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A new book collects music posters printed in Austin, Texas, between 1967 and 1982, as the city’s music and underground art scenes flourished. Homegrown: Austin Music Posters 1967 to 1982 tracks the shifting aesthetics of Texan poster artists responding to psychedelia, rock, and punk.
The Austin poster scene of the late 1960s was helped along by the patronage of the Vulcan Gas Company music club, which booked rock and psychedelic acts. Over the two-and-a-half years that the club operated, a series of designers—Gilbert Shelton, Jim Franklin, others—produced posters for visiting acts. They drew quickly, sometimes producing a poster in a night. Many also drew comic books.
Bobby Earl Smith (of the band Freda and the Firedogs) told the book’s editor Alan Schaefer: “The poster artists went to the gigs; they knew the band members; we all smoked dope and joked and drank beer together.” Poster art didn’t pay well, but the artists’ work was an integral part of the music scene. One of the Vulcan Gas Company’s artists told Nels Jacobson, who wrote a historical essay for the book, that he remembered “being paid with coffee cans full of coins and wadded-up bills.” Yet, Jacobson adds, “The posters were so popular the printer would find young enthusiasts rooting through his trash in search of misprints and rejects.”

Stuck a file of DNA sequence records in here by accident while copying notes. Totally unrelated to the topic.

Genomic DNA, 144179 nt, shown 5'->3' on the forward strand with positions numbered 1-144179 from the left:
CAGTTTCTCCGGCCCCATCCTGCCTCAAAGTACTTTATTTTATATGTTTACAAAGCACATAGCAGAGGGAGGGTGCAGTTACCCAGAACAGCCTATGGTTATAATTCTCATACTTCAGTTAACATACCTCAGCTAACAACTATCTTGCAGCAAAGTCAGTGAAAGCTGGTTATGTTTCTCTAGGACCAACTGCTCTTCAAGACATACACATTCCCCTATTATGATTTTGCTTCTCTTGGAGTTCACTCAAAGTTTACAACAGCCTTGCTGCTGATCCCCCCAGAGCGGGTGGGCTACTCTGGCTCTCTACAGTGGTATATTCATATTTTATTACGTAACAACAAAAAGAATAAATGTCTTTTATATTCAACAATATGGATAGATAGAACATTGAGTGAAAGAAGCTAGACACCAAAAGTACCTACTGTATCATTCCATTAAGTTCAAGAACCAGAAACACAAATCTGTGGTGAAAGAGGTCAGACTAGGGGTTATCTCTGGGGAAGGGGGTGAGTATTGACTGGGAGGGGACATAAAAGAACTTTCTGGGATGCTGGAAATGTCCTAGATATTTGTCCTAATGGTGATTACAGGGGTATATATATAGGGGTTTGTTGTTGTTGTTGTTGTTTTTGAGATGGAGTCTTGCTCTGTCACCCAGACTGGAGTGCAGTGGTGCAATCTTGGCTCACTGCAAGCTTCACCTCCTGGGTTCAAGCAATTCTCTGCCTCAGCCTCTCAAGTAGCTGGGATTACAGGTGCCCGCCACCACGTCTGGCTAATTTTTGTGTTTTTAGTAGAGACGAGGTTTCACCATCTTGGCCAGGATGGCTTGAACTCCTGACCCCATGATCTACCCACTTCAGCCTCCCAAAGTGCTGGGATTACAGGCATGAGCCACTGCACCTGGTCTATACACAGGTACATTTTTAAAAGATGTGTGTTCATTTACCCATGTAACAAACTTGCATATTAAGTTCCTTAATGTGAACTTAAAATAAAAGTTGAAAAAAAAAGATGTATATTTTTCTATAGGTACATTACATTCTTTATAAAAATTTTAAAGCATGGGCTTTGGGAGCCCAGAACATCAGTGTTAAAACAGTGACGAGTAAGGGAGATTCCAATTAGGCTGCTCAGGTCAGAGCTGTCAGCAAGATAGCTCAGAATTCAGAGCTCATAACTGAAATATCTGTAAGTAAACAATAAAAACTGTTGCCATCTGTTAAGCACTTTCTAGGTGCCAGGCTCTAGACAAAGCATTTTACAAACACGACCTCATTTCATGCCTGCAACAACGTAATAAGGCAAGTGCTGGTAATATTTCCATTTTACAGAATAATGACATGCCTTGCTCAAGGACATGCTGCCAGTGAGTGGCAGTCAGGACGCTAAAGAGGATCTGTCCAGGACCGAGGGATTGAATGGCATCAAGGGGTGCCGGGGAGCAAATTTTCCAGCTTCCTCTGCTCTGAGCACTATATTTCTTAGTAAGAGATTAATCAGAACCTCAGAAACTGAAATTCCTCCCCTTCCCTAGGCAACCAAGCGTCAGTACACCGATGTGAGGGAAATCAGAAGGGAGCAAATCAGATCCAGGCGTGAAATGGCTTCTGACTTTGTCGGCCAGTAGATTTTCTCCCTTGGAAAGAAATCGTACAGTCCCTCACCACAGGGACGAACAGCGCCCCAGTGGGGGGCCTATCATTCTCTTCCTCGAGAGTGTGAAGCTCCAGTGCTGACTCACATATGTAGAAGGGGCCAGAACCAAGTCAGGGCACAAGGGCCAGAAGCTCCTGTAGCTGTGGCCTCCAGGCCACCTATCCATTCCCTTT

The opening of the Armadillo World Headquarters club in 1970 offered employment to poster artists left in the cold after Vulcan closed earlier that year, and, writes Jacobson, artists “began to exhibit a piquant, uniquely Texas flavor,” departing from the tripped-out San Francisco style and evolving a satirical point of view. “Production costs were kept to a minimum by forgoing halftones in favor of crosshatching and stippling,” as in Jim Franklin’s Springsteen and Zappa posters below.